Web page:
NEWS
September 23, 2014 | By Frank Fitzpatrick, Inquirer Staff Writer
Last of two parts (Find the first part here ) The back-to-school party called for costumes, so Trent University students came as ghosts and witches, moving in and out of the redbrick rooming house at 283 W. King St. in Peterborough, Ontario, all night. That complicated the task for Canadian police staking out the place. Two men on the FBI's 10 Most Wanted List, suspects from the deadly University of Wisconsin bombing 11 days earlier, had been tracked to the corner house in Peterborough, 65 miles northwest of Toronto.
NEWS
November 12, 2013 | By Edward Colimore, Inquirer Staff Writer
The veterans were in their late teens and early 20s when they fought in places that most people now know only from history books: Normandy, the Ardennes, Iwo Jima, and Okinawa. But as the nation marks Veterans Day, 70 years later, their memories of World War II remain vivid, as if the physical and mental wounds of their service had been much more recent. Sam Laskin, 93, of Lower Providence Township, clearly recalls piloting a B-24 bomber, dubbed "Mean Kid," over a German target in France in 1944 when flak passed through his plane, seat, and right leg before exiting the fuselage.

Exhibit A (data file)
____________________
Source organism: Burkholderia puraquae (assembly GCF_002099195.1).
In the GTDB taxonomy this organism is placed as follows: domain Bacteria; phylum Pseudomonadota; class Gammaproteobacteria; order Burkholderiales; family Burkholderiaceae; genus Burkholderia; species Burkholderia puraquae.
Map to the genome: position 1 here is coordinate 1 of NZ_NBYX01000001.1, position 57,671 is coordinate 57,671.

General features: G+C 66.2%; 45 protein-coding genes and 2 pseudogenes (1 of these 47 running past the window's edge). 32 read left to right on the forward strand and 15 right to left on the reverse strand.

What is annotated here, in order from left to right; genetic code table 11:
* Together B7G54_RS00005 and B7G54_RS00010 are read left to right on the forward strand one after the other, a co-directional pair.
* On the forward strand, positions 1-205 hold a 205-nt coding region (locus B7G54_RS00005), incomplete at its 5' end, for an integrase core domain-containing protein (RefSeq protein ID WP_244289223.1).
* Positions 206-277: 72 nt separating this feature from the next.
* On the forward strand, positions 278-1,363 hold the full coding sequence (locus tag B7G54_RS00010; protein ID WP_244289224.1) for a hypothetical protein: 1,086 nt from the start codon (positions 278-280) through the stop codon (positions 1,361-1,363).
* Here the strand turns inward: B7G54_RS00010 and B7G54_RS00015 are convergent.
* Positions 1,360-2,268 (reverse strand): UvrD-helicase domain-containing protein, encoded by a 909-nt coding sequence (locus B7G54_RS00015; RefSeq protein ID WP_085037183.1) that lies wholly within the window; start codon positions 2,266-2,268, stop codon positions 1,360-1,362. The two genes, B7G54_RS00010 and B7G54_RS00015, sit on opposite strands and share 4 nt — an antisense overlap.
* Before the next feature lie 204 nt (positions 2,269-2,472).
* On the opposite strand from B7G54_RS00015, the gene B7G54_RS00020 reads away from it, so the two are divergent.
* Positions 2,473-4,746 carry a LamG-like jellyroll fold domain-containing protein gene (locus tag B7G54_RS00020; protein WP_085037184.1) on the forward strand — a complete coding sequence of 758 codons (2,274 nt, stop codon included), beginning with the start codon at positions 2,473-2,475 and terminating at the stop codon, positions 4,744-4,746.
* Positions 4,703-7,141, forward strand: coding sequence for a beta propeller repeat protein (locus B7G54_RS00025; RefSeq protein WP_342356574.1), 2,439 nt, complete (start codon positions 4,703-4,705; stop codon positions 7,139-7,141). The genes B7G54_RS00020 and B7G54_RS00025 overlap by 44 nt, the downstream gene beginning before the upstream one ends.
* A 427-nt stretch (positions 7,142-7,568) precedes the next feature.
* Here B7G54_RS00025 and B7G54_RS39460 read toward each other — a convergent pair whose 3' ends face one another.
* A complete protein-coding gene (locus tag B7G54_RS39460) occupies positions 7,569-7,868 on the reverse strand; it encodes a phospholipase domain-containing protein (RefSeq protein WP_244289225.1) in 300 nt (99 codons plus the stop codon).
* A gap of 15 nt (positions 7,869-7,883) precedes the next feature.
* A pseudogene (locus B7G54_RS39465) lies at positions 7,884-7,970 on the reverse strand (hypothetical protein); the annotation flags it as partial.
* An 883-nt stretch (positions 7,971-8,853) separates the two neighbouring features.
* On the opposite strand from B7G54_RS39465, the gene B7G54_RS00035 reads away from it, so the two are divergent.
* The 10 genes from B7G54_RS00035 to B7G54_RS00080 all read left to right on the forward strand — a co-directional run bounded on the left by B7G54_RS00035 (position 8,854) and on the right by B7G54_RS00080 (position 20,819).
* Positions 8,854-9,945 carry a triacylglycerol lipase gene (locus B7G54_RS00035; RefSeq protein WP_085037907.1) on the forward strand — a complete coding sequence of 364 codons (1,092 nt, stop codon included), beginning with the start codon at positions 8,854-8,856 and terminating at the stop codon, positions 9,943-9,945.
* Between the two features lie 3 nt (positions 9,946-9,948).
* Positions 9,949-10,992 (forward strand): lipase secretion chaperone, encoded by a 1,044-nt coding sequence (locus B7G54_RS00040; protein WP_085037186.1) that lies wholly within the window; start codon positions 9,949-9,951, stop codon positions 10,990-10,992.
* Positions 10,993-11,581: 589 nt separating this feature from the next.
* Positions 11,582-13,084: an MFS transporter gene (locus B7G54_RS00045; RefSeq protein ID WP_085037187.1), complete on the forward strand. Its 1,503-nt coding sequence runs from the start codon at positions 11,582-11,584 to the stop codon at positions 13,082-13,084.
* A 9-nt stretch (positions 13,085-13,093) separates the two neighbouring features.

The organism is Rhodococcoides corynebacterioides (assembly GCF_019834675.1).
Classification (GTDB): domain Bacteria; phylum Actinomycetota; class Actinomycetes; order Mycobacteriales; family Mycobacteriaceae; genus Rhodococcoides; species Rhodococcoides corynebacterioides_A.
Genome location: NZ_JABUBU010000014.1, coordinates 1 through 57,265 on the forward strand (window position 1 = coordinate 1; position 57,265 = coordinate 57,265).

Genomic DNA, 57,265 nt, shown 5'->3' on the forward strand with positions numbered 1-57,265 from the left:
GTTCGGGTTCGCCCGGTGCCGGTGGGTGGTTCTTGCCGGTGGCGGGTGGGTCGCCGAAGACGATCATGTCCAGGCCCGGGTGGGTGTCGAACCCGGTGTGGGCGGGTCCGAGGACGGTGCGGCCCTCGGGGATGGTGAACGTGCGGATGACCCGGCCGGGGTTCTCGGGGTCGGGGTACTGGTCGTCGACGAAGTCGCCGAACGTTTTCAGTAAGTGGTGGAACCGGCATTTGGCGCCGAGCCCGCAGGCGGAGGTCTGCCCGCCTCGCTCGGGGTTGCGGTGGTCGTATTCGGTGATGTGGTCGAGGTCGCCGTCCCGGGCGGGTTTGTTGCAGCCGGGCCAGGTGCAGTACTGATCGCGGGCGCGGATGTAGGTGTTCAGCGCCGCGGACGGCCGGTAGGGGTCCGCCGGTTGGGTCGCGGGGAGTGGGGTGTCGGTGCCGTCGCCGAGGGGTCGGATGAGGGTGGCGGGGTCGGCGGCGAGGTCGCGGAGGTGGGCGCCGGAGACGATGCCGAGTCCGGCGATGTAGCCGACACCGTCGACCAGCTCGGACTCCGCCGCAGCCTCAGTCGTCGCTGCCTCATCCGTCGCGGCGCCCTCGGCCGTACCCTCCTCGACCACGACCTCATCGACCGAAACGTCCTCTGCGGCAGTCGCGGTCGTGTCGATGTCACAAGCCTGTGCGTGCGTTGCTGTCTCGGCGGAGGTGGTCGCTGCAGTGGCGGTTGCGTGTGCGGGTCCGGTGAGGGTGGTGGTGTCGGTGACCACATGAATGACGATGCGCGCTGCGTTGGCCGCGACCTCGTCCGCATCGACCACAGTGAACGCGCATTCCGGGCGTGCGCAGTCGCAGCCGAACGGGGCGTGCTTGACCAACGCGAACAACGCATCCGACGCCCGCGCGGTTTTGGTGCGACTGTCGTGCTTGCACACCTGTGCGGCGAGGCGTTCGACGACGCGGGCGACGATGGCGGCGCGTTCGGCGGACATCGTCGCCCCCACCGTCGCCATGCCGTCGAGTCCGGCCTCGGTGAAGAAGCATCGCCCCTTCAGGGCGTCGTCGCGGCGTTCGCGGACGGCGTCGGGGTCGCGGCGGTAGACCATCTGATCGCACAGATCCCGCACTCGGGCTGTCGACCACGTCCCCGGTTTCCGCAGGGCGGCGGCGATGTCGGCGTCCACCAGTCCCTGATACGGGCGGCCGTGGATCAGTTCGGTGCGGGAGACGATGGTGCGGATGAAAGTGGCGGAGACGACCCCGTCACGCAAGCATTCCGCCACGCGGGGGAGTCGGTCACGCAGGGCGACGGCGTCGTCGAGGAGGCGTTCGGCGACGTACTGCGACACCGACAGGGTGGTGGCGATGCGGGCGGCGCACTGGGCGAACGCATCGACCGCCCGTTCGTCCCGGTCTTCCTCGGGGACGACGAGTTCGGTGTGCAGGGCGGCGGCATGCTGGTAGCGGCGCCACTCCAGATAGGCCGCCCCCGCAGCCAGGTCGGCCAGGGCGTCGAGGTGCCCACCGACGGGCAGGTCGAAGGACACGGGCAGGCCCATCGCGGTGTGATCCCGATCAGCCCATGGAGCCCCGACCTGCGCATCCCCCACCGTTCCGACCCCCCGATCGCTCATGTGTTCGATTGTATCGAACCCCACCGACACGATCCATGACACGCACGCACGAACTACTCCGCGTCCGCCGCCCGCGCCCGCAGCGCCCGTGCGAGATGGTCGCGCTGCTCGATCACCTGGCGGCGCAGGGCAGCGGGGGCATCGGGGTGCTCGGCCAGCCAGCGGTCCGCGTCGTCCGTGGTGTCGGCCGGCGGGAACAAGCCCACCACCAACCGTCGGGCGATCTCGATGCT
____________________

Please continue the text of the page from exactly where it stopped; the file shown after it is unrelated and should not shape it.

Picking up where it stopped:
NEWS
July 21, 2013 | By Jay Lindsay, Associated Press
BOSTON - After a week of chaos, the suspect in the deadly Boston Marathon bombings emerged from his hiding spot bloodied and seemingly exhausted - the red dot of a sniper's rifle lighting his forehead. Photos of Dzhokhar Tsarnaev by a state police officer give a glimpse into the end of an episode that kept the city and its suburbs on edge. The images, the first of Tsarnaev from that night in April, were released to Boston Magazine on Thursday by a state police photographer angry about a Rolling Stone cover shot of Tsarnaev and hoping to counter what he said was the music magazine's glamorization of the terror suspect.